It’s the spring of 1996 and Emma and Josh are in an awkward stage in their relationship. In November, Josh tried to kiss Emma. Because they have been friends and neighbors their whole lives, Emma instinctively pushed him away, saying, “No…you’re Josh.” Now they don’t know how to act around each other, which makes maintaining their friendship a bit of a challenge.
Adding to the challenge is a portal to the future that Emma has discovered through her new AOL.com account. Somehow, Emma is able to glimpse her future Facebook page and she doesn’t like what she sees. Her future self is trapped in a loveless marriage with a cheating husband. Josh, on the other hand, is happily married to Sydney Mills, the most popular girl at their school. This obviously makes Emma distraught and Josh quite happy.
When they learn that their Facebook statuses change with choices they make in the present, Emma is delighted. By simply deciding not to apply to a certain college, she can make sure she never meets her philandering husband (this, however, doesn’t keep her from meeting other jerks). Josh, on the other hand, doesn’t want to do anything that might jeopardize his happy future with Sydney. But Emma’s choices in the present have an impact on Josh’s future life and their future relationship.
I picked up The Future of Us because its two authors, Jay Asher (13 Reasons Why) and Carolyn Mackler (The Earth, My Butt and Other Big Round Things) are very popular among teen readers. This is an entertaining story with an inventive take on the idea that even the smallest choices we make now can have big consequences for us in the future.
The story is told in alternating points of view of Josh and Emma (maybe the authors took responsibility for each character?) and the teen voices sound real and authentic. While most young readers won’t catch the cultural references to 1996, I found it entertaining to go back in time when few teenagers were online or had cellphones and Facebook hadn’t been invented. This probably sounds like the stone age to most young readers, but they will see that life was actually quite pleasant and teenagers weren’t that different than they are today.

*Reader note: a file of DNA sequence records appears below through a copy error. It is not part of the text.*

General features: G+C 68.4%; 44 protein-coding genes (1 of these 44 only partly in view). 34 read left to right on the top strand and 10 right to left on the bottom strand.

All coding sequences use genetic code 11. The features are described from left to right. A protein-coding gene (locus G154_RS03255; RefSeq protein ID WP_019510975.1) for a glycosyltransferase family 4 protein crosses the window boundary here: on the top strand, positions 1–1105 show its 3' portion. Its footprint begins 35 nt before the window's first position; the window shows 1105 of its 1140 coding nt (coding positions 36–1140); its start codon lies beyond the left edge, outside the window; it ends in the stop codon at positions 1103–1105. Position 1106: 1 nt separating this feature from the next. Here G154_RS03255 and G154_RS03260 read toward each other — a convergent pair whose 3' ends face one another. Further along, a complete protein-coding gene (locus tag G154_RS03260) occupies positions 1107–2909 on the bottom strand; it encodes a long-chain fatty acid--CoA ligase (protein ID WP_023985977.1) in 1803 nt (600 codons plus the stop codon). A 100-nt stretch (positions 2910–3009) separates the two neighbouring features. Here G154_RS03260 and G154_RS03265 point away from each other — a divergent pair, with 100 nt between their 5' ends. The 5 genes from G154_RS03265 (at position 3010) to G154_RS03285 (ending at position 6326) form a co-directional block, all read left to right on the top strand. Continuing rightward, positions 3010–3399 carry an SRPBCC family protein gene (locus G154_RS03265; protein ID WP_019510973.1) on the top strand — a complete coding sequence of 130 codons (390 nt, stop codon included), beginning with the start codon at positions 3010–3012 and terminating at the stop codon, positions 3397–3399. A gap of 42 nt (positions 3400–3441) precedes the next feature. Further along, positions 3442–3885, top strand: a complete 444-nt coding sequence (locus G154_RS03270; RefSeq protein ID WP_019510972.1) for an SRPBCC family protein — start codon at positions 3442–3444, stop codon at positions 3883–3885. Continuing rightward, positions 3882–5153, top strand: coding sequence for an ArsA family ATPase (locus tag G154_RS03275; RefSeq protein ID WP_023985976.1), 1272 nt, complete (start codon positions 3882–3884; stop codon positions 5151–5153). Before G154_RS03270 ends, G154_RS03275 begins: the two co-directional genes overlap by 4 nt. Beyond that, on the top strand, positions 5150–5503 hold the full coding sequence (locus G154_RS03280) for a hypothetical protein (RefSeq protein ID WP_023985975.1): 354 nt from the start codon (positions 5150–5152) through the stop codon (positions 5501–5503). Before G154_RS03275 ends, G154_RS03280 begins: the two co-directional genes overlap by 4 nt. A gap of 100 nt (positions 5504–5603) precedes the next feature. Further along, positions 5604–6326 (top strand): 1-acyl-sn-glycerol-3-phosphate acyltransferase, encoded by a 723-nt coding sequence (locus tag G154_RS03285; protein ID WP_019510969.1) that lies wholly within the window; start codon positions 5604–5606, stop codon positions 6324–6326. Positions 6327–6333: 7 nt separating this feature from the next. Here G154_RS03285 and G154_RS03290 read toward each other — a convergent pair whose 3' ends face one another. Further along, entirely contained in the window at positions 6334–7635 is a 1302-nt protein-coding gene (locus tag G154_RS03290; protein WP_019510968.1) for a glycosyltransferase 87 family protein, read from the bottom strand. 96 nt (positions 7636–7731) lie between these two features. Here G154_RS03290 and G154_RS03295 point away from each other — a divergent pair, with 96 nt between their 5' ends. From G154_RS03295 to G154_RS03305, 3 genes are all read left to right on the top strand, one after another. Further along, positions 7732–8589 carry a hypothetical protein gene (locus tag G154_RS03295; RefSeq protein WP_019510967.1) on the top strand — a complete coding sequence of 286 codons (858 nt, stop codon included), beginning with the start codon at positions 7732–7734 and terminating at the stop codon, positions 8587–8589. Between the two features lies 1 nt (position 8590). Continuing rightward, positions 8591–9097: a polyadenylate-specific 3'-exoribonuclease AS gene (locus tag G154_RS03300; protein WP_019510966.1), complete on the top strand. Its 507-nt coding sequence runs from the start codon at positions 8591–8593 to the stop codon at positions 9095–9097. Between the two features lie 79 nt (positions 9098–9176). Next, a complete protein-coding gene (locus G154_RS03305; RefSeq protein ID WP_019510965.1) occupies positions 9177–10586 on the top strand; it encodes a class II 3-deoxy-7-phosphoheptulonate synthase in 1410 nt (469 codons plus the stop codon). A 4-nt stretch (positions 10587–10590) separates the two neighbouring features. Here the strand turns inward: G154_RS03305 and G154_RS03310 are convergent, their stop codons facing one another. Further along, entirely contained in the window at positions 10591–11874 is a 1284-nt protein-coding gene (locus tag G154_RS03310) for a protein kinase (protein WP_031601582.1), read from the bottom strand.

One of the things I appreciated most about the book is how it shows Emma and Josh gradually becoming more and more obsessed with logging online and checking their status updates. In Emma and Josh’s case, however, the obsession is understandable as they are glimpsing their future lives. With every small decision they make now, their futures are altered in dramatic ways. Emma chooses to take an advanced science class and suddenly her Facebook profile says she is a marine biologist. Josh has three kids, then one, then two, depending on his daily interactions with Sydney and Emma.
Part of the fun of reading the book is seeing how with every attempt Emma makes to change her future for the better, she adds new complications to her life, including her relationship with Josh. When she loses him as a friend in both the present and future, she realizes how important he is to her and why her relationships with men always end up being the same.
Information about the authors
From the Jay Asher’s page on Amazon, we learn that “Jay Asher has worked at an independent bookstore, an outlet bookstore, a chain bookstore, and two public libraries. He hopes, someday, to work for a used bookstore. When he is not writing, Jay plays guitar and goes camping. Thirteen Reasons Why is his first published novel.” From Carolyn Mackler’s page on Amazon, we learn that “Carolyn Mackler began telling stories when she was four, by speaking into a tape recorder or having her mom write the words while she drew the pictures. Now she uses a computer, and she doesn’t attempt to illustrate anything. She’s written six novels for teenagers. Her most recent novel, The Future of Us, was co-authored with Jay Asher. It has just been optioned by Warner Brothers for a major motion picture.
Here’s a link to a video of the authors speaking about their collaboration and book
Young Adult Fiction and Non-Fiction
Reading Level / Interest Age
Grade 9 and up